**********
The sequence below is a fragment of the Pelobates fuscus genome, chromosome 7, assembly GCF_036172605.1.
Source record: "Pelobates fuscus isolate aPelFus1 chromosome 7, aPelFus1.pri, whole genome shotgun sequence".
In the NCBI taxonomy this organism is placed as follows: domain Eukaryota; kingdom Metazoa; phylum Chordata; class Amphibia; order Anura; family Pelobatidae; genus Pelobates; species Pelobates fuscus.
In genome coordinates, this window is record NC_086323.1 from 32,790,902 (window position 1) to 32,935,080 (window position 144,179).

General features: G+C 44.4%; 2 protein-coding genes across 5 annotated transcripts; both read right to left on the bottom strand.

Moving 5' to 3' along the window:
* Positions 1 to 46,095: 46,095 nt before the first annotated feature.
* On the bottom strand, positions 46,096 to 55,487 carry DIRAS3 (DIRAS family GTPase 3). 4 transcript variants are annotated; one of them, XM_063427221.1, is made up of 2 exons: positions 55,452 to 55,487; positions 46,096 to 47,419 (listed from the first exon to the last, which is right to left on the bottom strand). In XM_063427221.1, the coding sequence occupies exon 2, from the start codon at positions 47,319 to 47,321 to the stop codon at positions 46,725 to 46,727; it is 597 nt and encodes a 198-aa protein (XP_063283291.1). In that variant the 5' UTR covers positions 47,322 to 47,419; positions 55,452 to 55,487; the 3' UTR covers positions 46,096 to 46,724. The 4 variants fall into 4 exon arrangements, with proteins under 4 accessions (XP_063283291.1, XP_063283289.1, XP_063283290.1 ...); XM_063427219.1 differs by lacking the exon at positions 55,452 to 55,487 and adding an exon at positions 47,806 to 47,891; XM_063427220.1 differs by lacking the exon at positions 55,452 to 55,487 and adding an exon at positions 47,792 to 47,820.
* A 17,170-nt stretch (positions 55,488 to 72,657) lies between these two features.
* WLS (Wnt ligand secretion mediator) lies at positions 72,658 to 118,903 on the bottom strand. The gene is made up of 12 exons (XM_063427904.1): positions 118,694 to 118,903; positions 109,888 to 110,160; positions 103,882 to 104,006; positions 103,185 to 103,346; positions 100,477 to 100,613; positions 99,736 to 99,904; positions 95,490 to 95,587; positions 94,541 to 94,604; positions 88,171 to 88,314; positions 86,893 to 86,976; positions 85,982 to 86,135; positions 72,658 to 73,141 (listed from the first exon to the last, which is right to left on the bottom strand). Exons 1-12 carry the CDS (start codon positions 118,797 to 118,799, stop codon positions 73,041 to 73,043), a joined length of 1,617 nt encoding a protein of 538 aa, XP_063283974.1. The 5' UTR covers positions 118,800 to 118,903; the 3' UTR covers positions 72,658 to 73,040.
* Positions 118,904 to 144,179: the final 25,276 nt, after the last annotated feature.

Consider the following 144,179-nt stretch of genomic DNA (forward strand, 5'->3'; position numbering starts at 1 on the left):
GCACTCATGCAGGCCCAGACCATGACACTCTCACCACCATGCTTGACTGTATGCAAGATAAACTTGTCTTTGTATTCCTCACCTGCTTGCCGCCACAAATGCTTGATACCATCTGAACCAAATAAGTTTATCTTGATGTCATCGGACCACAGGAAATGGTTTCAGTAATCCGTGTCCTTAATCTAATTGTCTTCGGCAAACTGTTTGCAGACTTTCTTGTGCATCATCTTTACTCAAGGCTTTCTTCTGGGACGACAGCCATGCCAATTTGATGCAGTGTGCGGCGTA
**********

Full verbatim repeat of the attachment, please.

The sequence below is a fragment of the Pelobates fuscus genome, chromosome 7, assembly GCF_036172605.1.
Source record: "Pelobates fuscus isolate aPelFus1 chromosome 7, aPelFus1.pri, whole genome shotgun sequence".
In the NCBI taxonomy this organism is placed as follows: domain Eukaryota; kingdom Metazoa; phylum Chordata; class Amphibia; order Anura; family Pelobatidae; genus Pelobates; species Pelobates fuscus.
In genome coordinates, this window is record NC_086323.1 from 32,790,902 (window position 1) to 32,935,080 (window position 144,179).

General features: G+C 44.4%; 2 protein-coding genes across 5 annotated transcripts; both read right to left on the bottom strand.

Moving 5' to 3' along the window:
* Positions 1 to 46,095: 46,095 nt before the first annotated feature.
* On the bottom strand, positions 46,096 to 55,487 carry DIRAS3 (DIRAS family GTPase 3). 4 transcript variants are annotated; one of them, XM_063427221.1, is made up of 2 exons: positions 55,452 to 55,487; positions 46,096 to 47,419 (listed from the first exon to the last, which is right to left on the bottom strand). In XM_063427221.1, the coding sequence occupies exon 2, from the start codon at positions 47,319 to 47,321 to the stop codon at positions 46,725 to 46,727; it is 597 nt and encodes a 198-aa protein (XP_063283291.1). In that variant the 5' UTR covers positions 47,322 to 47,419; positions 55,452 to 55,487; the 3' UTR covers positions 46,096 to 46,724. The 4 variants fall into 4 exon arrangements, with proteins under 4 accessions (XP_063283291.1, XP_063283289.1, XP_063283290.1 ...); XM_063427219.1 differs by lacking the exon at positions 55,452 to 55,487 and adding an exon at positions 47,806 to 47,891; XM_063427220.1 differs by lacking the exon at positions 55,452 to 55,487 and adding an exon at positions 47,792 to 47,820.
* A 17,170-nt stretch (positions 55,488 to 72,657) lies between these two features.
* WLS (Wnt ligand secretion mediator) lies at positions 72,658 to 118,903 on the bottom strand. The gene is made up of 12 exons (XM_063427904.1): positions 118,694 to 118,903; positions 109,888 to 110,160; positions 103,882 to 104,006; positions 103,185 to 103,346; positions 100,477 to 100,613; positions 99,736 to 99,904; positions 95,490 to 95,587; positions 94,541 to 94,604; positions 88,171 to 88,314; positions 86,893 to 86,976; positions 85,982 to 86,135; positions 72,658 to 73,141 (listed from the first exon to the last, which is right to left on the bottom strand). Exons 1-12 carry the CDS (start codon positions 118,797 to 118,799, stop codon positions 73,041 to 73,043), a joined length of 1,617 nt encoding a protein of 538 aa, XP_063283974.1. The 5' UTR covers positions 118,800 to 118,903; the 3' UTR covers positions 72,658 to 73,040.
* Positions 118,904 to 144,179: the final 25,276 nt, after the last annotated feature.

Consider the following 144,179-nt stretch of genomic DNA (forward strand, 5'->3'; position numbering starts at 1 on the left):
GCACTCATGCAGGCCCAGACCATGACACTCTCACCACCATGCTTGACTGTATGCAAGATAAACTTGTCTTTGTATTCCTCACCTGCTTGCCGCCACAAATGCTTGATACCATCTGAACCAAATAAGTTTATCTTGATGTCATCGGACCACAGGAAATGGTTTCAGTAATCCGTGTCCTTAATCTAATTGTCTTCGGCAAACTGTTTGCAGACTTTCTTGTGCATCATCTTTACTCAAGGCTTTCTTCTGGGACGACAGCCATGCCAATTTGATGCAGTGTGCGGCGTA